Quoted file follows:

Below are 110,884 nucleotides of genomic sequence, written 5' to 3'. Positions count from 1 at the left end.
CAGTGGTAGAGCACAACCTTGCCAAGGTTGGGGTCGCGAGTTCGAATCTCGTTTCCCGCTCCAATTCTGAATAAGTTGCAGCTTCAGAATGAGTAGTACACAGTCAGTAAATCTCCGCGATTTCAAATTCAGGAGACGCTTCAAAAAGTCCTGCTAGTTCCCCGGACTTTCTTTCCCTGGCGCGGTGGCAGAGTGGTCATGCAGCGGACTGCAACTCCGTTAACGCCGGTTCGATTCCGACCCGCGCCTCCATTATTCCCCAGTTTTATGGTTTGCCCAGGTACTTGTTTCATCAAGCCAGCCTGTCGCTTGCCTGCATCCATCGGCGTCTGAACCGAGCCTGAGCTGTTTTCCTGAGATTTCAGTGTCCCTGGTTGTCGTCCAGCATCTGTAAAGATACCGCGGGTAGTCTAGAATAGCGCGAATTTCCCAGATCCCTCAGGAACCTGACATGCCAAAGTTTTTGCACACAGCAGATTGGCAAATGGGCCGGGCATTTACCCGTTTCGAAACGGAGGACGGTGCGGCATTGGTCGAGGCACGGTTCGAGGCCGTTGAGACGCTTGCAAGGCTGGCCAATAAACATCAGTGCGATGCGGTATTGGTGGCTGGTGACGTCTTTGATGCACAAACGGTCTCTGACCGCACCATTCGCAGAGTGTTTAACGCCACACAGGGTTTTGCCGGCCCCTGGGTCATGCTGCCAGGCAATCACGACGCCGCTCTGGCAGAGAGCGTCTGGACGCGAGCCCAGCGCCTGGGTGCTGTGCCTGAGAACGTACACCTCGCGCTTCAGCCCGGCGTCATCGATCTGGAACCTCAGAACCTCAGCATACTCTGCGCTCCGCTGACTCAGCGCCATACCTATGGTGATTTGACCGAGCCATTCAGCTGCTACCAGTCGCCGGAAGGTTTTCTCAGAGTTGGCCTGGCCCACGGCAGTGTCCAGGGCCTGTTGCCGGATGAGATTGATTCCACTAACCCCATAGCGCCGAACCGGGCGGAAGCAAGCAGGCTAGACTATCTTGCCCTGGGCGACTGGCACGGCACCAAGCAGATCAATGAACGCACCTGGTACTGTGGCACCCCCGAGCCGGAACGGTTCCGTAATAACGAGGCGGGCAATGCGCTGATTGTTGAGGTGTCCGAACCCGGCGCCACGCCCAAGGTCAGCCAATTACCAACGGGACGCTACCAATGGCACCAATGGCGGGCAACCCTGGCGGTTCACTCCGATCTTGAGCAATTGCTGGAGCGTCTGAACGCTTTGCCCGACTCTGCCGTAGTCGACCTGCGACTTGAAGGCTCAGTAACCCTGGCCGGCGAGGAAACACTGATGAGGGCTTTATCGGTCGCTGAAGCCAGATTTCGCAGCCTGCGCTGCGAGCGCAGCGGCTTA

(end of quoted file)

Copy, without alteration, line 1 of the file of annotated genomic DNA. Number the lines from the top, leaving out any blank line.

Below are 110,884 nucleotides of genomic sequence, written 5' to 3'. Positions count from 1 at the left end.